In a recent BC Supreme Court decision, a 50-year-old electrical engineer was dismissed without cause by the purchaser of the company shortly after the sale of the business. The employee had entered into an agreement with the new owner that, in the event he was terminated, his service with his previous employer would be recognized in determining his notice entitlement. When the new owner terminated his employment, the employee received severance and signed a release in favour of the new employer. However, the amount of severance he accepted did not compensate him for all of his past service with his former employer. He then sued his previous employer for compensation in lieu of the additional notice he believed he was entitled to under the common law.
The Court found that where the sale of a business occurs, it is an implied term in the contract of employment that the purchaser credit employees’ past service with the vendor for the purposes of notice of termination. This implied term can be negated by an express term to the contrary. In this case, the employee had the right to sue the new employer for wrongful dismissal taking into account all his past service with the vendor based on his express agreement with the purchaser.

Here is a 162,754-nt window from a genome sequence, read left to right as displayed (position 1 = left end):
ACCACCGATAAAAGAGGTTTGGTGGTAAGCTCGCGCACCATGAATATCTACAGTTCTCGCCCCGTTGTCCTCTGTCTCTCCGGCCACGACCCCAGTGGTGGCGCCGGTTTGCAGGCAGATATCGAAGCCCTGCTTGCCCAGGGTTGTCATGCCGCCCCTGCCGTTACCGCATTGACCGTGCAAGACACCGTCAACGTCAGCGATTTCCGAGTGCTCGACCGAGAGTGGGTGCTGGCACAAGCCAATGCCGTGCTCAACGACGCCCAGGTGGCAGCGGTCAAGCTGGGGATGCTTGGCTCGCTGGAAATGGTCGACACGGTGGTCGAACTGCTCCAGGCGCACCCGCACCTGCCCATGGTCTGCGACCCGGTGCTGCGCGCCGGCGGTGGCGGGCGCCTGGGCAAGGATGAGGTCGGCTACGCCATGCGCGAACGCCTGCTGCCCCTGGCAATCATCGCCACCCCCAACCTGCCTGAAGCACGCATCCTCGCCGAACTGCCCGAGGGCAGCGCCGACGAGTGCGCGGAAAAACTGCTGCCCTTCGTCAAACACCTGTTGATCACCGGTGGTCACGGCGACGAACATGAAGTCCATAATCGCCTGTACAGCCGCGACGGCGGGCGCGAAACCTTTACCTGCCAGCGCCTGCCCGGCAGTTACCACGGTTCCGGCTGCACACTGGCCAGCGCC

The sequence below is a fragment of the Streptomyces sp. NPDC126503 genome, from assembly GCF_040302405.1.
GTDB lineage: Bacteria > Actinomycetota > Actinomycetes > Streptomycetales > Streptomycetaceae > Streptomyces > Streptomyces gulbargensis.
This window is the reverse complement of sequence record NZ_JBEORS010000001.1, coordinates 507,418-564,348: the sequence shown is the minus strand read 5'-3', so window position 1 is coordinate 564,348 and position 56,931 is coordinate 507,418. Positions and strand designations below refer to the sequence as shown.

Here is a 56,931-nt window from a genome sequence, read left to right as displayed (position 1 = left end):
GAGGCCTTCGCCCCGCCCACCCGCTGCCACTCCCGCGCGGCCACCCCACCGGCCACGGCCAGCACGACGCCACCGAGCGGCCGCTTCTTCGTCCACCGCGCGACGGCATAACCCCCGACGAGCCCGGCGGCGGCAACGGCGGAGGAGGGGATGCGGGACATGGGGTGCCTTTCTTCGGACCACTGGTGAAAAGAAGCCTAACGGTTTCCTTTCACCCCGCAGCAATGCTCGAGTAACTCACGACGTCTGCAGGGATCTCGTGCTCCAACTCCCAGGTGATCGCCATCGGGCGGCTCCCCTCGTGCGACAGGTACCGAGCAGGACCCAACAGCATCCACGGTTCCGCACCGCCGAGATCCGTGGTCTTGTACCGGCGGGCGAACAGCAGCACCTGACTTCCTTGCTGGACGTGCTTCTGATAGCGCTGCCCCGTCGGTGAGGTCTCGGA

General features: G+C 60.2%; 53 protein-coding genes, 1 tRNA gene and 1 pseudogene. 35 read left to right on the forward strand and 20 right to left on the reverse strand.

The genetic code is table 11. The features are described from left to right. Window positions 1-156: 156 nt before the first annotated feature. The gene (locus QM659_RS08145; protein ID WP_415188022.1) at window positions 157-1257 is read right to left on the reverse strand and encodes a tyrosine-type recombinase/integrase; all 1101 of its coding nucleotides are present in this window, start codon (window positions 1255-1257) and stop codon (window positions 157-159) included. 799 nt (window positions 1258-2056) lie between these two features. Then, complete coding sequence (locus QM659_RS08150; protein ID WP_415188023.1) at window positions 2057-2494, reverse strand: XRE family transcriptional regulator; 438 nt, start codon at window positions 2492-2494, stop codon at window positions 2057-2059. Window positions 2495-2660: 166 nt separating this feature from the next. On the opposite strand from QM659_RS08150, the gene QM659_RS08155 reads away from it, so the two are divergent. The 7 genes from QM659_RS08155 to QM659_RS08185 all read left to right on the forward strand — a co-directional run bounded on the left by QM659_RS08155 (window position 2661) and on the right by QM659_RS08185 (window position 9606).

The Court also found that an employee does not lose the right to sue the vendor for wrongful dismissal based on service with the vendor just because he has the right to sue the purchaser for notice based on his service with the vendor. The duties of both the vendor and the purchaser to provide an employee with reasonable notice of dismissal are independent of one another. The vendor’s obligation to provide the employee with notice of termination arose as a result of the sale of the business, which caused a breach of his employment contract. The purchaser’s obligation to provide the employee with notice of termination arose as a result of his termination by the purchaser shortly after the purchase and sale of the business.
In the result, the Court concluded that the fact that the employee had the right to sue the new employer for reasonable notice did not preclude him from suing his previous employer for reasonable notice as well.